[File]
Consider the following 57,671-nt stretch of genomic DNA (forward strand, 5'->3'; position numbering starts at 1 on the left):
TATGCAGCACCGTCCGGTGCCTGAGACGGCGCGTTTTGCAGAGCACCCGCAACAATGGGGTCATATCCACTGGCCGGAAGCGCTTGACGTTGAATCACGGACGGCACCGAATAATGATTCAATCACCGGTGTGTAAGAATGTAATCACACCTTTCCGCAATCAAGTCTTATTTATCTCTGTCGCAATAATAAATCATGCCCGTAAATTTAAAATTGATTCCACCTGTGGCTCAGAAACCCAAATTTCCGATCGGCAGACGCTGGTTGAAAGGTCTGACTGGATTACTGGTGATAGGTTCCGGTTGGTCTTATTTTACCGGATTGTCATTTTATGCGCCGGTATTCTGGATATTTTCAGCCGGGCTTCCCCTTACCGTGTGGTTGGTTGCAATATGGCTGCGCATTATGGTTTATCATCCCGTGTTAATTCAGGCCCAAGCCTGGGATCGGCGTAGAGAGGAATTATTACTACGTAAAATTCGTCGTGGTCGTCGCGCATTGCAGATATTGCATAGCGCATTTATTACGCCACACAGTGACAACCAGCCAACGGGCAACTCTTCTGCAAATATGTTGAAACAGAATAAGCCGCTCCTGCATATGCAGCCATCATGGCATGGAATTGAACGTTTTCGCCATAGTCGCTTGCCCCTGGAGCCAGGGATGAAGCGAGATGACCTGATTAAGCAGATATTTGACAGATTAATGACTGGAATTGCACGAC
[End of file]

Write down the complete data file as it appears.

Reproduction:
Consider the following 57,671-nt stretch of genomic DNA (forward strand, 5'->3'; position numbering starts at 1 on the left):
TATGCAGCACCGTCCGGTGCCTGAGACGGCGCGTTTTGCAGAGCACCCGCAACAATGGGGTCATATCCACTGGCCGGAAGCGCTTGACGTTGAATCACGGACGGCACCGAATAATGATTCAATCACCGGTGTGTAAGAATGTAATCACACCTTTCCGCAATCAAGTCTTATTTATCTCTGTCGCAATAATAAATCATGCCCGTAAATTTAAAATTGATTCCACCTGTGGCTCAGAAACCCAAATTTCCGATCGGCAGACGCTGGTTGAAAGGTCTGACTGGATTACTGGTGATAGGTTCCGGTTGGTCTTATTTTACCGGATTGTCATTTTATGCGCCGGTATTCTGGATATTTTCAGCCGGGCTTCCCCTTACCGTGTGGTTGGTTGCAATATGGCTGCGCATTATGGTTTATCATCCCGTGTTAATTCAGGCCCAAGCCTGGGATCGGCGTAGAGAGGAATTATTACTACGTAAAATTCGTCGTGGTCGTCGCGCATTGCAGATATTGCATAGCGCATTTATTACGCCACACAGTGACAACCAGCCAACGGGCAACTCTTCTGCAAATATGTTGAAACAGAATAAGCCGCTCCTGCATATGCAGCCATCATGGCATGGAATTGAACGTTTTCGCCATAGTCGCTTGCCCCTGGAGCCAGGGATGAAGCGAGATGACCTGATTAAGCAGATATTTGACAGATTAATGACTGGAATTGCACGAC